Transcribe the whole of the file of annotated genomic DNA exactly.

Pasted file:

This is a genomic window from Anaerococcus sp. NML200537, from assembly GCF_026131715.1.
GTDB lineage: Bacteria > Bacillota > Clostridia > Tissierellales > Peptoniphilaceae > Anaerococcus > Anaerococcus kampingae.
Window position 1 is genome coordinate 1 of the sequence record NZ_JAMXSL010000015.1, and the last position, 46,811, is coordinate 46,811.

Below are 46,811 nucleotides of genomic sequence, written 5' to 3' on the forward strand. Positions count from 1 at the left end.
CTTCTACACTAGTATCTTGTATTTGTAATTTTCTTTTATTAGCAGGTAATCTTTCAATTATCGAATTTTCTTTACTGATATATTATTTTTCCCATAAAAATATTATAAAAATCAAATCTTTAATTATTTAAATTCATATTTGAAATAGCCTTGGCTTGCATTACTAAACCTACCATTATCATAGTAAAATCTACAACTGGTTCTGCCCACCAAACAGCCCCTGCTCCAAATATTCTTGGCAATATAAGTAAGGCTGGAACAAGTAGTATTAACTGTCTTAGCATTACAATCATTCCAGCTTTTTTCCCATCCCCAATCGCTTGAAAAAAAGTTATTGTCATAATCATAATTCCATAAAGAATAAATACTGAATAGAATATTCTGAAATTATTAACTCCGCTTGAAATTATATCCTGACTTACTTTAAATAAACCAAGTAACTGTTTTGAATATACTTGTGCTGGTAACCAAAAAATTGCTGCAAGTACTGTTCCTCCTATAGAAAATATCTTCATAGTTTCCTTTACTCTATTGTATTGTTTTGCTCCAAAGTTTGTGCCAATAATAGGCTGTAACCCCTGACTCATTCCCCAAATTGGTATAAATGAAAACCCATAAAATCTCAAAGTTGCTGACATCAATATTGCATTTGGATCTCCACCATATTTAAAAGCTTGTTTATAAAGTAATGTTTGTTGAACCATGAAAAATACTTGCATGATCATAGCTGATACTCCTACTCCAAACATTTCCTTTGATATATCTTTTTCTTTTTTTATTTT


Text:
This is a genomic window from Anaerococcus sp. NML200537, from assembly GCF_026131715.1.
GTDB lineage: Bacteria > Bacillota > Clostridia > Tissierellales > Peptoniphilaceae > Anaerococcus > Anaerococcus kampingae.
Window position 1 is genome coordinate 1 of the sequence record NZ_JAMXSL010000015.1, and the last position, 46,811, is coordinate 46,811.

Below are 46,811 nucleotides of genomic sequence, written 5' to 3' on the forward strand. Positions count from 1 at the left end.
CTTCTACACTAGTATCTTGTATTTGTAATTTTCTTTTATTAGCAGGTAATCTTTCAATTATCGAATTTTCTTTACTGATATATTATTTTTCCCATAAAAATATTATAAAAATCAAATCTTTAATTATTTAAATTCATATTTGAAATAGCCTTGGCTTGCATTACTAAACCTACCATTATCATAGTAAAATCTACAACTGGTTCTGCCCACCAAACAGCCCCTGCTCCAAATATTCTTGGCAATATAAGTAAGGCTGGAACAAGTAGTATTAACTGTCTTAGCATTACAATCATTCCAGCTTTTTTCCCATCCCCAATCGCTTGAAAAAAAGTTATTGTCATAATCATAATTCCATAAAGAATAAATACTGAATAGAATATTCTGAAATTATTAACTCCGCTTGAAATTATATCCTGACTTACTTTAAATAAACCAAGTAACTGTTTTGAATATACTTGTGCTGGTAACCAAAAAATTGCTGCAAGTACTGTTCCTCCTATAGAAAATATCTTCATAGTTTCCTTTACTCTATTGTATTGTTTTGCTCCAAAGTTTGTGCCAATAATAGGCTGTAACCCCTGACTCATTCCCCAAATTGGTATAAATGAAAACCCATAAAATCTCAAAGTTGCTGACATCAATATTGCATTTGGATCTCCACCATATTTAAAAGCTTGTTTATAAAGTAATGTTTGTTGAACCATGAAAAATACTTGCATGATCATAGCTGATACTCCTACTCCAAACATTTCCTTTGATATATCTTTTTCTTTTTTTATTTT